(CN) - Half of Latinos in a survey released by the Pew Research Center Thursday say that their life in the U.S. has worsened over the past year, and two-thirds blame the Trump administration for creating and enforcing policies harmful to Hispanics.
A nationally representative, bilingual telephone survey of 1,501 Hispanic adults conducted by the polling company between July and September of 2018 reveals a growing dissatisfaction and fear among the Latino population of the United States. Among those polled, 62 percent say they are dissatisfied with the way things are going in the country today.
Immigrants are more likely than U.S.-born Hispanics to say they have serious concerns about their place in U.S. society (57 percent vs. 42 percent), and 55 percent of Hispanics in the U.S., regardless of legal status, say they worry “a lot” or “some” that they, a family member or a close friend could be deported, up from 47 percent who said the same in 2017.
Hispanics who are immigrants themselves or have immigrant parents are more likely than U.S.-born Hispanics to say they worry about deportation. Fully two-thirds of immigrant Hispanics say they worry about deportation, compared with 43 percent of those who were born in the U.S. The share rises to 78 percent among those who are likely unauthorized immigrants – that is, they are not U.S. citizens and they do not have a green card.
Roughly one in four of those polled revealed that they had recently experienced being called offensive names, being told to go back to their home country, criticized for speaking Spanish in public or experiencing discrimination or unfair treatment because they are Hispanic. Yet about the same share say that during the past 12 months, someone has expressed support for them because they are Hispanic or Latino.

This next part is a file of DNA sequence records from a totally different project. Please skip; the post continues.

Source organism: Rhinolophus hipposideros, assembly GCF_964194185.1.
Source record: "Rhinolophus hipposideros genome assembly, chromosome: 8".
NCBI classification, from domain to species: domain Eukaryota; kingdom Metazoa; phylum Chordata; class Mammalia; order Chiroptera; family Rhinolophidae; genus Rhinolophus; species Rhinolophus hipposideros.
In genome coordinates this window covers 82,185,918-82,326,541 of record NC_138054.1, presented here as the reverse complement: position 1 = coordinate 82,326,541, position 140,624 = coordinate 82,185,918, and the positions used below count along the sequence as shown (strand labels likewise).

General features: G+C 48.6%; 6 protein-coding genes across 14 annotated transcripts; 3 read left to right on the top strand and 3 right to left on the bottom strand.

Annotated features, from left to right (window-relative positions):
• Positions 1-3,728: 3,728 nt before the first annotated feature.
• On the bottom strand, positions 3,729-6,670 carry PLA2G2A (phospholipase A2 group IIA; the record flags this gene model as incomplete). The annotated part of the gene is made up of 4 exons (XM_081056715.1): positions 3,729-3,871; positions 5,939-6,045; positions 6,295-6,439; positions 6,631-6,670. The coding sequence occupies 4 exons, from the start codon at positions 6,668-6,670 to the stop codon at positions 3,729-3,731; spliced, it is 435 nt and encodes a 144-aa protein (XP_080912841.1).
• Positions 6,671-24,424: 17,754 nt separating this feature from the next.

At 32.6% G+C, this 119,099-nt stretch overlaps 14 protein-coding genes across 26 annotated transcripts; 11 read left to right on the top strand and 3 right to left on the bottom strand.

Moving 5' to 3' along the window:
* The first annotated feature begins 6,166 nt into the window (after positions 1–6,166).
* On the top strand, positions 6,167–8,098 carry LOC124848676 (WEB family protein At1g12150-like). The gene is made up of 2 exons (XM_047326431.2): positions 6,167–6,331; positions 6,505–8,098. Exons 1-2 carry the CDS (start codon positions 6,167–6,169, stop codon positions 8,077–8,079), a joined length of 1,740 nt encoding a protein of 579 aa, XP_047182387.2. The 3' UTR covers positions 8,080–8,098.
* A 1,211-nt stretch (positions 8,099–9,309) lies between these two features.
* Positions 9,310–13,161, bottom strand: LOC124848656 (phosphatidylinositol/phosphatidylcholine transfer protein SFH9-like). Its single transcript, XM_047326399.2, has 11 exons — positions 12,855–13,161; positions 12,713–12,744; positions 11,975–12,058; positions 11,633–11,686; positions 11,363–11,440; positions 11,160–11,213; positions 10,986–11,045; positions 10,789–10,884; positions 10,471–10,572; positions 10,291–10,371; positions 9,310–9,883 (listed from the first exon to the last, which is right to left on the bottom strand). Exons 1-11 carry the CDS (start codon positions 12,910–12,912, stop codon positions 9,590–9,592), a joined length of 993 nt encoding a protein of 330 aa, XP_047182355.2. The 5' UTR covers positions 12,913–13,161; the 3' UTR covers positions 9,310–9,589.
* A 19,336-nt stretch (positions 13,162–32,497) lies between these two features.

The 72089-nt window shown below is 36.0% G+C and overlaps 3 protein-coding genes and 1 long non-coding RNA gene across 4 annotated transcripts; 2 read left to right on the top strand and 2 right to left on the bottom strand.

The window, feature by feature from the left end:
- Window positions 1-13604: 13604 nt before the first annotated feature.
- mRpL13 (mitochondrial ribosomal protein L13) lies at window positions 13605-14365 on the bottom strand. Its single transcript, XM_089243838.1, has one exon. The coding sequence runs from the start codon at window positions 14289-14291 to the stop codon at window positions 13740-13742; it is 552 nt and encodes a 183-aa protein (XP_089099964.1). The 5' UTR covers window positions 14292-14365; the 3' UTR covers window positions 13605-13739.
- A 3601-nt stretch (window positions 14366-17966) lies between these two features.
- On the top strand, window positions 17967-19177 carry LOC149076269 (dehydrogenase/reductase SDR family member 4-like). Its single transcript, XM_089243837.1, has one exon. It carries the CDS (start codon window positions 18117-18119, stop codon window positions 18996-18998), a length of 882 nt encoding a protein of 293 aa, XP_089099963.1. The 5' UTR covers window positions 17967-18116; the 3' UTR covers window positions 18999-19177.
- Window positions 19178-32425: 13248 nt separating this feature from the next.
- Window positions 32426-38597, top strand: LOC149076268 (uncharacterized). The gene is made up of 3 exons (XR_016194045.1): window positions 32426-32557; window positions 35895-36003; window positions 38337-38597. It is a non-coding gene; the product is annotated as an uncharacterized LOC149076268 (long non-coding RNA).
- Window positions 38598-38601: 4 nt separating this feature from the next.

The poll also revealed a gloomy outlook on economic issues among Latinos, with only 62 percent saying that they expect their personal financial situation to improve in the coming year, down 19 percentage points from 2015 and at the lowest level recorded since Pew first asked this question in 2004. Further, only 54 percent of those polled said that they expect their children will be better off financially than themselves, a sharp reduction from 72 percent only three years ago.
But there may be positive side effects of the general dissatisfaction among the Latino population. Nearly 60 percent of polled registered voters say they are more enthusiastic about voting in the upcoming midterms than in the last congressional elections. This year, more than 29 million Latinos are eligible to vote, up from 25 million in 2014. A majority of Latino registered voters say they are more enthusiastic about voting this year than in previous congressional elections.
Overall, Hispanics said they are overwhelmingly proud of their heritage and of being American. Asked if they could do it again today, 70 percent of Hispanics born in another country or in Puerto Rico said that they would migrate, or leave Puerto Rico, for the U.S. Eight-five percent said they see the U.S. as a better place to get ahead and 73 percent as a better place to raise children than their countries of origin or Puerto Rico.
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